For information on managing your child’s asthma, read here.

Is your asthma under control? Take the Asthma Control Test here to find out.

Some people with asthma may think their asthma is better controlled than it really is. They get used to feeling the way they do and may put up with asthma symptoms and being limited in their daily activities.

Asthma symptom control is described as either good, partial or poor based on symptoms during the previous four weeks.

Good asthma control is:

  • Experiencing daytime symptoms (coughing, wheezing etc) no more than two days a week;
  • Using your short-acting reliever inhaler no more than two days a week (not counting the doses you may need to use prior to exercise to prevent symptoms);
  • No limitation of your daily activities (work, school, exercise, play); and
  • No asthma symptoms during the night or on waking.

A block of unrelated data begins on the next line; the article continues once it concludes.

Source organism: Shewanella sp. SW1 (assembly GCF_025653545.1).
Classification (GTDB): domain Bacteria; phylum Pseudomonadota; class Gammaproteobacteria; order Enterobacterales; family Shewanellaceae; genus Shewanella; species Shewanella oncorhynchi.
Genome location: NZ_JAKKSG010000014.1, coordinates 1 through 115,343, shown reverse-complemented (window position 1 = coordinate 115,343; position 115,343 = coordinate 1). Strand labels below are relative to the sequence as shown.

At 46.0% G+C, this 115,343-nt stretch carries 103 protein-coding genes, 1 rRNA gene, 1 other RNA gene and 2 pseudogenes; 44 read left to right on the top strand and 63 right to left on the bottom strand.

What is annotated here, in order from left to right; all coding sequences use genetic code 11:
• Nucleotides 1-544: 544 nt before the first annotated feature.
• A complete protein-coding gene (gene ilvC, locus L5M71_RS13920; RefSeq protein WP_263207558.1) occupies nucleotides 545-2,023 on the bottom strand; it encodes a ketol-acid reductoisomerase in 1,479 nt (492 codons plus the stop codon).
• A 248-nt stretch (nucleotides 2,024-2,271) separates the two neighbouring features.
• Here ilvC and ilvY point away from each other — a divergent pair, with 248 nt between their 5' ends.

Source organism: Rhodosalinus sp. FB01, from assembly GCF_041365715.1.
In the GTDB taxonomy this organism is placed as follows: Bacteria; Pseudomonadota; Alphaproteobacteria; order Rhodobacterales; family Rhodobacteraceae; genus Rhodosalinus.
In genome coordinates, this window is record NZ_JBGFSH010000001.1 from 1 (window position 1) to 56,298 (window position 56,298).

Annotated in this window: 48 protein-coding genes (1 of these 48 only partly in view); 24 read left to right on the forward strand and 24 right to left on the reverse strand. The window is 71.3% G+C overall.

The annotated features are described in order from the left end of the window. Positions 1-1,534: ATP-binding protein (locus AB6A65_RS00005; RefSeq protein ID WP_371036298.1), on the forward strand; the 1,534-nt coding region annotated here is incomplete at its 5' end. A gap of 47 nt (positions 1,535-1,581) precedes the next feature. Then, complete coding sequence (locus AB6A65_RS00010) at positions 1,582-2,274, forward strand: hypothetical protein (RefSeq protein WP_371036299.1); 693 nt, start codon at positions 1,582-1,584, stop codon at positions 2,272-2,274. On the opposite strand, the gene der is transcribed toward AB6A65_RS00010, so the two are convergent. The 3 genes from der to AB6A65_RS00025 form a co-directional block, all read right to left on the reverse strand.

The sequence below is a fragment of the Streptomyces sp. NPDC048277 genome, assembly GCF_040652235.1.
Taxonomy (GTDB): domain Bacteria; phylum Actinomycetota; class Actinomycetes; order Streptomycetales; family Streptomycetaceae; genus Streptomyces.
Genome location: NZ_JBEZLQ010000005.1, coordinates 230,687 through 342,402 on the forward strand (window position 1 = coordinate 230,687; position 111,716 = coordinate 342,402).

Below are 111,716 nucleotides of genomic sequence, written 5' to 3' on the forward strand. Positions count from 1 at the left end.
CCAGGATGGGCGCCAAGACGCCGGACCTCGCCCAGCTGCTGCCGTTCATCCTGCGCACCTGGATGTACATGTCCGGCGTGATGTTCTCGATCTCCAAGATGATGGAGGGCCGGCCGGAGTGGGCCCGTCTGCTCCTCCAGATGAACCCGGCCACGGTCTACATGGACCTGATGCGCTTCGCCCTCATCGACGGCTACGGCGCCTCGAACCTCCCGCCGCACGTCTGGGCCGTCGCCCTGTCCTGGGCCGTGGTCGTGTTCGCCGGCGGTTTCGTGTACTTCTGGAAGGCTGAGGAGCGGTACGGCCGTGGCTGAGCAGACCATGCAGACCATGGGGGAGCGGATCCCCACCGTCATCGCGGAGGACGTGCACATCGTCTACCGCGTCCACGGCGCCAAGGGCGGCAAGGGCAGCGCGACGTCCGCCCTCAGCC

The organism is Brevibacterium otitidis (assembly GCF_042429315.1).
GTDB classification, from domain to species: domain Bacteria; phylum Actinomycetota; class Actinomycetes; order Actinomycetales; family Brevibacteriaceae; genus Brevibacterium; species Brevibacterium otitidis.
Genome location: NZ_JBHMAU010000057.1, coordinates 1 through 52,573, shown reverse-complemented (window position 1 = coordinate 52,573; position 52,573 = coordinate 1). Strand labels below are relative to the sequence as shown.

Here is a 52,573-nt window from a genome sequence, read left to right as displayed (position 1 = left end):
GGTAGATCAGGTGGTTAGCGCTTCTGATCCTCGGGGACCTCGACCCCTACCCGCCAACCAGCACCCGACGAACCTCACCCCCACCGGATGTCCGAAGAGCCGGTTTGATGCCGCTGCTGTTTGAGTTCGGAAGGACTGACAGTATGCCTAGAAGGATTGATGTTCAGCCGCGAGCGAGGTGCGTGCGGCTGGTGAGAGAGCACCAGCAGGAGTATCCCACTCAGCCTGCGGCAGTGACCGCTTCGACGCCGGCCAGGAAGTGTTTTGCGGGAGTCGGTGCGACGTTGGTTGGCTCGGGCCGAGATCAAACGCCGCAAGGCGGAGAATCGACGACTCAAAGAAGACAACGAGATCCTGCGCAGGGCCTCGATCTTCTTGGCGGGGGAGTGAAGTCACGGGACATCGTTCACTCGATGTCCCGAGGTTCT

Most people with asthma can lead a healthy, active life when they manage their condition well. Here are the key steps that you can follow to better manage asthma:

Follow an Asthma Action Plan

Everyone diagnosed with asthma should have a written asthma action plan. An asthma action plan is a personalised self-management plan, prepared by your healthcare practitioner, alongside you. It can be provided in print or digital form, and is designed to be easily shared with other family members, whānau, school, work, sports coaches and others.

Adolescents and adults will use one of three asthma action plans (AIR Asthma Action Plan, 3 Stage Asthma Action Plan, or the 4 Stage Asthma Action Plan), depending on the medicines prescribed for them by their healthcare practitioner.

An asthma action plan contains: